Fidelity Bonds

A fidelity bond is when the surety agrees to indemnify an employer for any loss it may sustain through the dishonest acts of its employees (an employee is defined as someone for whom the employer pays all taxes, benefits, etc. – not contract labor) – either acting alone or in collusion with others.

The bond is purchased by the employer, listed as the obligee on the bond, because it is the employer who benefits up to the penal sum of the bond should the employer sustain a loss from the dishonest acts of its employees.

Several companies offer 3rd party endorsements to cover employees of the Insured who provide services for clients of the insured at the client’s place of business. Coverage includes theft of the property of others.

 Some bond forms include a conviction clause while the majority of Crime policies only require proof of a loss.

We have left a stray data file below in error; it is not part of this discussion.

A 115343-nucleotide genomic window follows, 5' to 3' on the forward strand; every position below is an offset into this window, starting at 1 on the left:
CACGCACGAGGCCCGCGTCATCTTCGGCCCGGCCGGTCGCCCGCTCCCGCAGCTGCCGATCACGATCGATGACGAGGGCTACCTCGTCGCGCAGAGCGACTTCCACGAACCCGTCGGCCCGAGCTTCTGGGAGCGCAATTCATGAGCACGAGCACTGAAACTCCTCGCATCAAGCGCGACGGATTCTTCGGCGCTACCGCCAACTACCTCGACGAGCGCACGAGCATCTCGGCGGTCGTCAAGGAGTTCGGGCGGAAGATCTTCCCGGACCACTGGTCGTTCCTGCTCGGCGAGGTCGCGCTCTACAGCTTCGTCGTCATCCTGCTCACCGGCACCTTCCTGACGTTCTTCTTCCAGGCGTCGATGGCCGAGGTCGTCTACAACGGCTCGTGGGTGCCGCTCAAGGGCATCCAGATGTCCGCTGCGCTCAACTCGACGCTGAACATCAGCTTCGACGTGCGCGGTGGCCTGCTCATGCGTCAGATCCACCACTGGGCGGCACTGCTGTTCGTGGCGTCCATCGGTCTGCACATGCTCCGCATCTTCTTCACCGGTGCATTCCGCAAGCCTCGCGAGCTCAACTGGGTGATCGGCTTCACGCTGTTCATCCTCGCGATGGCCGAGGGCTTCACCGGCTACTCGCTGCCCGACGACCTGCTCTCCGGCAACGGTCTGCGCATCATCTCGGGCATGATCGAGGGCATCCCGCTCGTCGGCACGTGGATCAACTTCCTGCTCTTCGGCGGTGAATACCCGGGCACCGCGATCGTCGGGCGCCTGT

Why fidelity bonds resemble insurance:

 Fidelity loss is predictable such as fire, liability and other common perils.

 It is a two party agreement between the insurance company and the Insured (the Obligee on the bond form).

 The bond form sets out conditions and limitations similar to an insurance policy.

Crime Policy vs. Dishonesty Bond
Many companies now write a Crime Policy with various insuring agreements, the first of which is Employee Theft coverage.

Theft is defined as unlawful taking of property.   Broader coverage because it is for whatever reason, malicious or for a financial benefit.

Dishonesty is defined as a criminal act alone or in collusion with others.   The intent is a financial benefit for the employee; the consequence is a loss to the employer.

Common fidelity bonds include:

 Business Services bond – offers 3rd party liability coverage

 Janitorial Service bond

Types of Employee Dishonesty coverage include:

 Blanket bond – most common coverage offered by companies writing crime policies

 Covers all employees without specifically naming them or their position.

 The amount shown on the bond is the limit of aggregate liability.

 Position schedule bonds.

 Primarily for non-profits where specific officers are named, or public official bonds.